So you’ve just graduated college, maybe you’ve been working for a while as well, but you feel something is missing in your life. It’s pretty common for people to feel somewhat ‘incomplete’ after college. They feel like they are stagnating in their work, and there is no actual progress in their learning anymore. This is when most people start thinking about their higher education and how it can potentially enrich their lives and, of course, add more gloss to their resume.
However, how do you know it’s a good time to pursue your masters? It’s a reasonably significant step to take and certainly one with a few strings attached. We understand that you might be passionate about pursuing a master’s degree. Still, you may want to gauge when you should start applying for one or whether it is a good idea in the first place.
Here are a few questions to ask yourself to gauge when you should get your master’s degree.
Have I narrowed down a degree?
The immediate response to this will almost always be yes. However, take a second to think about whether you are passionate about the degree you have chosen. Not only are these two or more years of your life that you are committing to, but the degree you select now will most likely become your career path for years to come.
The good part is that modern times and tech have given us a diverse range of subjects to choose from and an exciting way to consume course content. With online degrees becoming somewhat of a norm, millions of individuals worldwide are now considering acquiring higher education. So whether it’s a master’s in education in a traditional classroom or social work online masters, ensure you choose the right subject. It’s all too common for students to drop out because they aren’t satisfied with the course they initially chose. Take your time, think about the options, and don’t rush your decision.
Can I afford this?
When it comes to quality education, finances are usually one of the most important deciding factors that narrow things down. It should come as no surprise to hear that higher education degrees come with a high cost. The average cost of a master’s program in the US is 30 thousand dollars.
Are you financially ready to commit to that? Can you risk leaving your job AND pay out a large amount of money at the end of the year? You can always take out a student loan, but are you ready to do that? Again?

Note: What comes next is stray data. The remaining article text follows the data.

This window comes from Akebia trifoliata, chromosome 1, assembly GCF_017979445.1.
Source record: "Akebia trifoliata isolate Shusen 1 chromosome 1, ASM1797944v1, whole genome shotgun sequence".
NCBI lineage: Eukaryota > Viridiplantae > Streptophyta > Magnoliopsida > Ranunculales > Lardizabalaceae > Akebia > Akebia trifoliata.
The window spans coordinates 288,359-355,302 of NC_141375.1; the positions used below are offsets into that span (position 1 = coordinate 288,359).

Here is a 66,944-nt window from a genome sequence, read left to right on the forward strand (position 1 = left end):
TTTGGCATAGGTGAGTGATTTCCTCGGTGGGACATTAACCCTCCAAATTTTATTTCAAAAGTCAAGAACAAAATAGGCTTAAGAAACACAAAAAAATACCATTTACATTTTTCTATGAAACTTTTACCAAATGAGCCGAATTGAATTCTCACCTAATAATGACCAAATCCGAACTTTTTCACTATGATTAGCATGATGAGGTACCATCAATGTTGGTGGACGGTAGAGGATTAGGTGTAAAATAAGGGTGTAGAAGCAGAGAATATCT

The finances of the entire process of getting higher education do make it reasonably complicated. It would be wise to wait things out until you are financially able or have a few solutions available. Committing early and not being able to pay the fees is going to sting where it hurts the most!
What does the market look like?
Not only should you be looking at the country’s economy, but you should also look at the market situation for your particular degree/career choice. Consider asking yourself some more questions:
- Does the current economic situation allow you to pursue your master’s?
- With millions of people saving their money during the pandemic, would this be a wise time to invest in yourself?
- What does the prospect for your career look like? Do you think your niche is going to grow soon, or is it going to become saturated?
Knowing both the economic situation for the next five to ten years is extremely important when deciding when to pursue your masters. This will help you evaluate your current choice regarding how relevant it will be in the future. Also, keeping a close eye on market trends can help you uncover new opportunities and potential areas for higher education to pursue.
Where do I see myself after this degree?
Where DO you see yourself? Do you see yourself having to deal with a fair amount of unemployment after graduating? Do you see yourself getting back to work and growing in your profession? Or do you plan on winging it and going where the wind blows? Each of these questions is valid in its own right, and answering them is easier said than done.
However, if you aren’t ready to tackle these questions yet, we suggest that you take your time and ponder. It would be best if you had some direction in mind for the time after you graduate. Failure to do so is setting yourself up for disaster, a tragedy after you have spent thousands of dollars and two years of your life.
The questions above give you a direction to head in and make the decision-making process much more manageable. However, you can have all the right conditions and still not be mentally ready for your degree. Way too many students rush their decision and enroll when they aren’t mentally prepared to take on the challenges. We don’t need to talk about what happens to them; it’s pretty obvious.
Take your time, ponder, deliberate, and figure it out for yourself. Do not feel the need to rush into enrollment. Age is not and never has been an issue when it comes to higher education. Pace yourself right and make a success of this new life venture. With all the factors involved in pursuing your masters, in the end, you shouldn’t have a shadow of a doubt that you made the right decision.
So to answer the question of when to pursue your master’s degree? When you’re ready in every sense.